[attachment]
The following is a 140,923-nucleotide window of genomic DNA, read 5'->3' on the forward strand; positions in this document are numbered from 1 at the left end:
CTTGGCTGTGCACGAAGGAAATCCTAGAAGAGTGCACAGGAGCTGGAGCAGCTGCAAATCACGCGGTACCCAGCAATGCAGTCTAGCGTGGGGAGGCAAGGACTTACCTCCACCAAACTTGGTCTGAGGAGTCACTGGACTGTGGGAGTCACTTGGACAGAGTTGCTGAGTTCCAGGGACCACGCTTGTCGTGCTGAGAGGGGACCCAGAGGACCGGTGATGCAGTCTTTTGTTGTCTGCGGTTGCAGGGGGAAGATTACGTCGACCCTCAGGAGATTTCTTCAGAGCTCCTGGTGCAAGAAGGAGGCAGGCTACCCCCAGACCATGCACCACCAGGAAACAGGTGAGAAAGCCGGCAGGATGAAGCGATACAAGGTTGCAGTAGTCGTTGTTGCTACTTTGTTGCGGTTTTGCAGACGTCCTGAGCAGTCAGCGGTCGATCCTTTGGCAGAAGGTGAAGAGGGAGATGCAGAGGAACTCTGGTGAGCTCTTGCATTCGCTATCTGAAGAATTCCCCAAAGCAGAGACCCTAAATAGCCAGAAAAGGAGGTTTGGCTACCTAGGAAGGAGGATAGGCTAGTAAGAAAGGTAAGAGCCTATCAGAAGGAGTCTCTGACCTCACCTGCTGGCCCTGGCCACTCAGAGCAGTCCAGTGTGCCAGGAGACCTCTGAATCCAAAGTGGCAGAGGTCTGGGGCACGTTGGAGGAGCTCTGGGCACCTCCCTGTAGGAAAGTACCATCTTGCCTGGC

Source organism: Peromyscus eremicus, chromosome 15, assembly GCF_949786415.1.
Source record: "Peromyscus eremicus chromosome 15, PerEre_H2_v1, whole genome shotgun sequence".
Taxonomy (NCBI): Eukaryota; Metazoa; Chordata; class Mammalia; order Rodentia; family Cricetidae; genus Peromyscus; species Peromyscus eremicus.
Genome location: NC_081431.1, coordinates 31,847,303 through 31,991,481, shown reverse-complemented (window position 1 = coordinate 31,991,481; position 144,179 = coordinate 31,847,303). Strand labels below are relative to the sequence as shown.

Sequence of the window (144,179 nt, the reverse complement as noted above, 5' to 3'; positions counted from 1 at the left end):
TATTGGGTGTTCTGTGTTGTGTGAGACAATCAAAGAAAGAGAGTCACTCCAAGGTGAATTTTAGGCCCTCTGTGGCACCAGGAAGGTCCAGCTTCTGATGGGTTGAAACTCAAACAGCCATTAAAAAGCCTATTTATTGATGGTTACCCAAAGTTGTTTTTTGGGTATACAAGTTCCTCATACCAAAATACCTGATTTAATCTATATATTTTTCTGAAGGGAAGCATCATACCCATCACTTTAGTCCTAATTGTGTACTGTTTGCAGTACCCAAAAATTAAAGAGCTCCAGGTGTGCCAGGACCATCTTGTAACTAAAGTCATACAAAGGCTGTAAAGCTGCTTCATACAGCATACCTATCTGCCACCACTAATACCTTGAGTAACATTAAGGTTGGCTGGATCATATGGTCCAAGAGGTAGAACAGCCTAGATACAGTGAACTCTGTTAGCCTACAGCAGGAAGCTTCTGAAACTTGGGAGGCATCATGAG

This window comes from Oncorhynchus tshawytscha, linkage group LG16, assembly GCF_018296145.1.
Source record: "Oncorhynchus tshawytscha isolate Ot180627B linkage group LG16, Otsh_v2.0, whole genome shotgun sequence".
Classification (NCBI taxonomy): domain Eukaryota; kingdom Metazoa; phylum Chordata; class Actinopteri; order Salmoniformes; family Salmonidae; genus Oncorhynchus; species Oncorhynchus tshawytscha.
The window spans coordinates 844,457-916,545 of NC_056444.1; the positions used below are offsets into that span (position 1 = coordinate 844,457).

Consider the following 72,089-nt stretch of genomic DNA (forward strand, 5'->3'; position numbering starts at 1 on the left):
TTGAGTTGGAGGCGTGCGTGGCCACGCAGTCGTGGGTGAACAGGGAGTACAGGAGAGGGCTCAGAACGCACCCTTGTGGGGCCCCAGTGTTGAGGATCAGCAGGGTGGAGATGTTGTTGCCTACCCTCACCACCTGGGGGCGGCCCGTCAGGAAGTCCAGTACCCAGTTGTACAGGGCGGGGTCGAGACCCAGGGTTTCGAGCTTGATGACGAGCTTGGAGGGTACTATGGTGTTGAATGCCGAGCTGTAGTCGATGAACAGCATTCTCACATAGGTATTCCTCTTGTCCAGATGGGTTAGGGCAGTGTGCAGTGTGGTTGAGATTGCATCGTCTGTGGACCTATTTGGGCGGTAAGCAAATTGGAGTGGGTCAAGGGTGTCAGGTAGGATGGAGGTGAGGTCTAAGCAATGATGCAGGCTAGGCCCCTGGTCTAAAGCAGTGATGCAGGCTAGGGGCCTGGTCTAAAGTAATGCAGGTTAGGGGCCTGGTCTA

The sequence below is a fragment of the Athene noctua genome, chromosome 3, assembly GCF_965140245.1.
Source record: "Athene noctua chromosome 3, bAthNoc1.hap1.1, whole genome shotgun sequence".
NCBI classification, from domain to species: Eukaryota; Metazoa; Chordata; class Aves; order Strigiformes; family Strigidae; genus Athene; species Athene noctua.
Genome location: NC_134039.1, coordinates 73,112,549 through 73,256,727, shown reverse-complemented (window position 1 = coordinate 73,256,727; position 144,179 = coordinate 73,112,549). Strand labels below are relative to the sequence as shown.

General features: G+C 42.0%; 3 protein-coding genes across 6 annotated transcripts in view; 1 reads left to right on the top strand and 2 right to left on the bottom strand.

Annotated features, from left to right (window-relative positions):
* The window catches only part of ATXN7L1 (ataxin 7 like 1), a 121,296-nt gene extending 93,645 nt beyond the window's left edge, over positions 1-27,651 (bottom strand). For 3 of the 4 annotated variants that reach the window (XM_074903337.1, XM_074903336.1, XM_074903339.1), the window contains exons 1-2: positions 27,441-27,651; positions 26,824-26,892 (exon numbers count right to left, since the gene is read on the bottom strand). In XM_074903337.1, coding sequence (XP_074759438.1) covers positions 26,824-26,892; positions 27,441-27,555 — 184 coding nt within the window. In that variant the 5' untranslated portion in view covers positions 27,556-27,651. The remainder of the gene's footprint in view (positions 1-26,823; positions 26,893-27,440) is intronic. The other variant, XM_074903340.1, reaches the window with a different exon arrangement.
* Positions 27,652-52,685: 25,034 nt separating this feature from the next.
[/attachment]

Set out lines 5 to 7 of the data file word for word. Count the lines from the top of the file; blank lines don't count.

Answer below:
Taxonomy (NCBI): Eukaryota; Metazoa; Chordata; class Mammalia; order Rodentia; family Cricetidae; genus Peromyscus; species Peromyscus eremicus.
Genome location: NC_081431.1, coordinates 31,847,303 through 31,991,481, shown reverse-complemented (window position 1 = coordinate 31,991,481; position 144,179 = coordinate 31,847,303). Strand labels below are relative to the sequence as shown.

Sequence of the window (144,179 nt, the reverse complement as noted above, 5' to 3'; positions counted from 1 at the left end):